After a monthlong trial, a jury convicted FTX founder Sam Bankman-Fried of seven counts of fraud and conspiracy. He was accused of stealing billions of dollars from his cryptocurrency exchange’s customers and investors, funneling the money into investments and extravagant spending. Federal Judge Lewis Kaplan will decide how many years in prison, if any, those crimes warrant. The looming sentencing raises questions about the appropriate punishment for economic crimes, the New York Times reports. The maximum term is more than 100 years for Bankman-Fried, who turns 32 in March,, the month when he’ll be sentenced. Federal sentencing guidelines allow for flexibility. Sentences for the same crimes can vary greatly, depending on factors like the severity of the offense, the convicted person’s cooperation and the judge’s inclinations.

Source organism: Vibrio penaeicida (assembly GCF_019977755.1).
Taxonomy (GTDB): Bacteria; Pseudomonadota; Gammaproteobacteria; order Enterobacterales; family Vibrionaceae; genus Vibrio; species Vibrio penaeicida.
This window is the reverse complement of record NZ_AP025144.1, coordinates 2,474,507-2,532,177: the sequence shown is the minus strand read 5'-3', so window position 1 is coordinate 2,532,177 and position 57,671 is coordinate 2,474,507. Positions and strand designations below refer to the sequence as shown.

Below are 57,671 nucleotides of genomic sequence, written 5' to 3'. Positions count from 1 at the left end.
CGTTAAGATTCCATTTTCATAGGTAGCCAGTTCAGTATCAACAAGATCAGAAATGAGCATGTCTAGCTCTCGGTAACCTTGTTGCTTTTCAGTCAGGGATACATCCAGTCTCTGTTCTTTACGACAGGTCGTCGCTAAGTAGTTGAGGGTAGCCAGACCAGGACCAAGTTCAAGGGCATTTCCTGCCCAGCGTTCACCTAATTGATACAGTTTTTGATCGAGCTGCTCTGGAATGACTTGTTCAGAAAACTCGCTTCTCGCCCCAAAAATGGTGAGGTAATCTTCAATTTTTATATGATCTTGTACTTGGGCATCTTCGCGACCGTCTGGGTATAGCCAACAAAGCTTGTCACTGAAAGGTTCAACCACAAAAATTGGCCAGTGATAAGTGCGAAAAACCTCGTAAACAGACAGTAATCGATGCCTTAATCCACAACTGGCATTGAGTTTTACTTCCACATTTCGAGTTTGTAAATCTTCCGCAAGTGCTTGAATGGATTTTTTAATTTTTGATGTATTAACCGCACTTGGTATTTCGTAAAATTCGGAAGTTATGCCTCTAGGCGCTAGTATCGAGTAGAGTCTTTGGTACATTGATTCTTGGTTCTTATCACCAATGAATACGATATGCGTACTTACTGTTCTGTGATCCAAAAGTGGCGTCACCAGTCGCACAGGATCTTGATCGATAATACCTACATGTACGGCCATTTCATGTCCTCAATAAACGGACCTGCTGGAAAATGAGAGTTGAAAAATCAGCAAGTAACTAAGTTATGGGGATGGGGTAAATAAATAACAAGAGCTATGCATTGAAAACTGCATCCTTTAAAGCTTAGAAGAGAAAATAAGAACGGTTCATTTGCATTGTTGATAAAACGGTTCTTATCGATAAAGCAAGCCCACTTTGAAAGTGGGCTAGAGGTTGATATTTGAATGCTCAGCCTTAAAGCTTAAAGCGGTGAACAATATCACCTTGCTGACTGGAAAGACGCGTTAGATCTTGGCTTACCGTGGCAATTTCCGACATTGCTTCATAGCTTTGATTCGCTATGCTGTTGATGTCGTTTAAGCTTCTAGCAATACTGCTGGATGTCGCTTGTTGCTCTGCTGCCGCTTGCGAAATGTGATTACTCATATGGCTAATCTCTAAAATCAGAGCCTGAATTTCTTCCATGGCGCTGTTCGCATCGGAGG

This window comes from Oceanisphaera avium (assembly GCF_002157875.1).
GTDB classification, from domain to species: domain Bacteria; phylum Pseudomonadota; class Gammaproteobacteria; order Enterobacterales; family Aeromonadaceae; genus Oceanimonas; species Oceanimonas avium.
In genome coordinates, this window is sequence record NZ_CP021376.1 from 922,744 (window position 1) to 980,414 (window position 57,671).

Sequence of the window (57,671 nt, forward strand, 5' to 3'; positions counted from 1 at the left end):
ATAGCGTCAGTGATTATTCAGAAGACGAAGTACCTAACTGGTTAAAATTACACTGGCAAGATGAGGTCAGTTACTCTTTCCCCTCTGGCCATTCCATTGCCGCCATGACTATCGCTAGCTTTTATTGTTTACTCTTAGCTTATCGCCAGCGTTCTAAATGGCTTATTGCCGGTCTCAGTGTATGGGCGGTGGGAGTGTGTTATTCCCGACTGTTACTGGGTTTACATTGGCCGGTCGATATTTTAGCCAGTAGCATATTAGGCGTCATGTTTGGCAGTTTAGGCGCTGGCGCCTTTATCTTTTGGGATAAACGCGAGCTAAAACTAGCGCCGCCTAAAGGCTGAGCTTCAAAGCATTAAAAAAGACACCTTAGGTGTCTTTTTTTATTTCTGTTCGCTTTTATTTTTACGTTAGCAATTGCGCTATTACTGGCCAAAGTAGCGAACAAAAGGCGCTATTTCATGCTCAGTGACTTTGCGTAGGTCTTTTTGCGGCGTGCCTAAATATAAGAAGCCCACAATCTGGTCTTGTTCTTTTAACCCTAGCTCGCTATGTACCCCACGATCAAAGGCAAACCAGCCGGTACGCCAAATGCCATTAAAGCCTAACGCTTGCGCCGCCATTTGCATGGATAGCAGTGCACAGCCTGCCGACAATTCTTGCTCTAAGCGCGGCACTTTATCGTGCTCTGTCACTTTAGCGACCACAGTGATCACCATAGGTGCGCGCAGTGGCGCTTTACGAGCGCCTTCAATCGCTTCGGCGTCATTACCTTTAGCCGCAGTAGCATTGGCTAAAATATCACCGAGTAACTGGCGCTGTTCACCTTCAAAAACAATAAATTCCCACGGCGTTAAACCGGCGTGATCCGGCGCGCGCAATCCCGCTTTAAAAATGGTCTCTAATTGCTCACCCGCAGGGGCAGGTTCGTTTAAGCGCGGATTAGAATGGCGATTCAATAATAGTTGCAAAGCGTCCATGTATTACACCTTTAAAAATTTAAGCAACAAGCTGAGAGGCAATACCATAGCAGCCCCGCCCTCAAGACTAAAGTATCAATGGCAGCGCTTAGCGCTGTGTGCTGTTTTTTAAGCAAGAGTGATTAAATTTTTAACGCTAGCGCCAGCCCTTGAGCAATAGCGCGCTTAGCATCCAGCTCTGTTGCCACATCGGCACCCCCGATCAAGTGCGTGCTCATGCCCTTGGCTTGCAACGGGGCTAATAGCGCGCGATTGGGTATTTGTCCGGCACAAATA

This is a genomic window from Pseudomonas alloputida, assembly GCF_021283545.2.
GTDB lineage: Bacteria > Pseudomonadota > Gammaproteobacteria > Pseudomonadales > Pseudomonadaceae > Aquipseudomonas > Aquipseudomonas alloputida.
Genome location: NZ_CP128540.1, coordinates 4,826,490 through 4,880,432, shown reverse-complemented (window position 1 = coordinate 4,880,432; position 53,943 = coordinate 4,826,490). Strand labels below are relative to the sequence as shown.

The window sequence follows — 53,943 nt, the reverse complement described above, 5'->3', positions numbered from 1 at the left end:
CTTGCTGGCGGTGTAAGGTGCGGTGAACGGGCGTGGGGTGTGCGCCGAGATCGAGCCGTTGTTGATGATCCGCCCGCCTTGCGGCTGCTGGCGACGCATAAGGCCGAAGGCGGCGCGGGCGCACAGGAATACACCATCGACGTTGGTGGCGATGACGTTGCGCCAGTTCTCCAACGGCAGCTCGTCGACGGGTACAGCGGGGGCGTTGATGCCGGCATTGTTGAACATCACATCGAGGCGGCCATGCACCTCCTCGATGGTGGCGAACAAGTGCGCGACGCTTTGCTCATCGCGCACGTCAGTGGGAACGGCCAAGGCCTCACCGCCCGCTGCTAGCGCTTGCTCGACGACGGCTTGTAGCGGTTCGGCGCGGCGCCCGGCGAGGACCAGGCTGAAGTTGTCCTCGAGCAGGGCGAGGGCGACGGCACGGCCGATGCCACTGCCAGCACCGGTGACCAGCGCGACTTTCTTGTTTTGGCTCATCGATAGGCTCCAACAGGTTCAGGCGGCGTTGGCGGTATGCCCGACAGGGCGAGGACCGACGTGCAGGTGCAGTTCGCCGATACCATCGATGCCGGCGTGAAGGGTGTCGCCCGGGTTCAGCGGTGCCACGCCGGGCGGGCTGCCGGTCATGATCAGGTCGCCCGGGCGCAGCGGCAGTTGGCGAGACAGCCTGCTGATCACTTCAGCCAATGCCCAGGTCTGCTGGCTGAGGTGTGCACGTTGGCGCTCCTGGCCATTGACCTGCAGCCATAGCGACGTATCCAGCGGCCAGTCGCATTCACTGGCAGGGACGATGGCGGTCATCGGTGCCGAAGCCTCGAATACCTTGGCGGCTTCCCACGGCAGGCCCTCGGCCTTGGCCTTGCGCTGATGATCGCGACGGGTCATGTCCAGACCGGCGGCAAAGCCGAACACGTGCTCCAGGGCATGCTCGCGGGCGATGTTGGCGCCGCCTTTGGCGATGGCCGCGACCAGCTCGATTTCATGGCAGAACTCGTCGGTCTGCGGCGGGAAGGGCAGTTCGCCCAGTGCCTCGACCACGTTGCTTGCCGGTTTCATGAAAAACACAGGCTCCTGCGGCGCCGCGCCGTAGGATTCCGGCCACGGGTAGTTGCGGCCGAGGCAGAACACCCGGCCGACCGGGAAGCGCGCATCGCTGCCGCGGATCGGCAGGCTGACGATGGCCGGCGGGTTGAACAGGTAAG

Most white-collar crimes are punished less severely then violent crimes. In 1990, Michael Milken, known as the “junk bond king,” admitted to six counts of fraud and conspiracy and was sentenced to 10 years in prison. He was released in about two years after cooperating with the government. The late Bernie Madoff, who pleaded guilty to 11 criminal counts for a 30-year $64 billion fraud, was sentenced to 150 years in prison. Elizabeth Holmes, founder of Theranos, was sentenced to about 11 years in prison after being found guilty of four counts of defrauding investors. Severe sentences send a message to would-be criminals and prevent crimes. “If you’re going to deter, you have to reach an audience,” said John Coffee, a Columbia University law professor. Bankman-Fried’s is a “rare case” that gets lots of media coverage, he said, so millions will hear of his punishment, serving deterrence goals. Another goal is to restore offenders so they can re-enter the community. That means less severe sentences and, for economic crimes, perhaps higher fines and restitution to victims, premised on the idea that people can be redeemed if given the opportunity. Coffee said Bankman-Fried's crimes may be second in severity only to Madoff's, warranting a sentence of 20 years or more.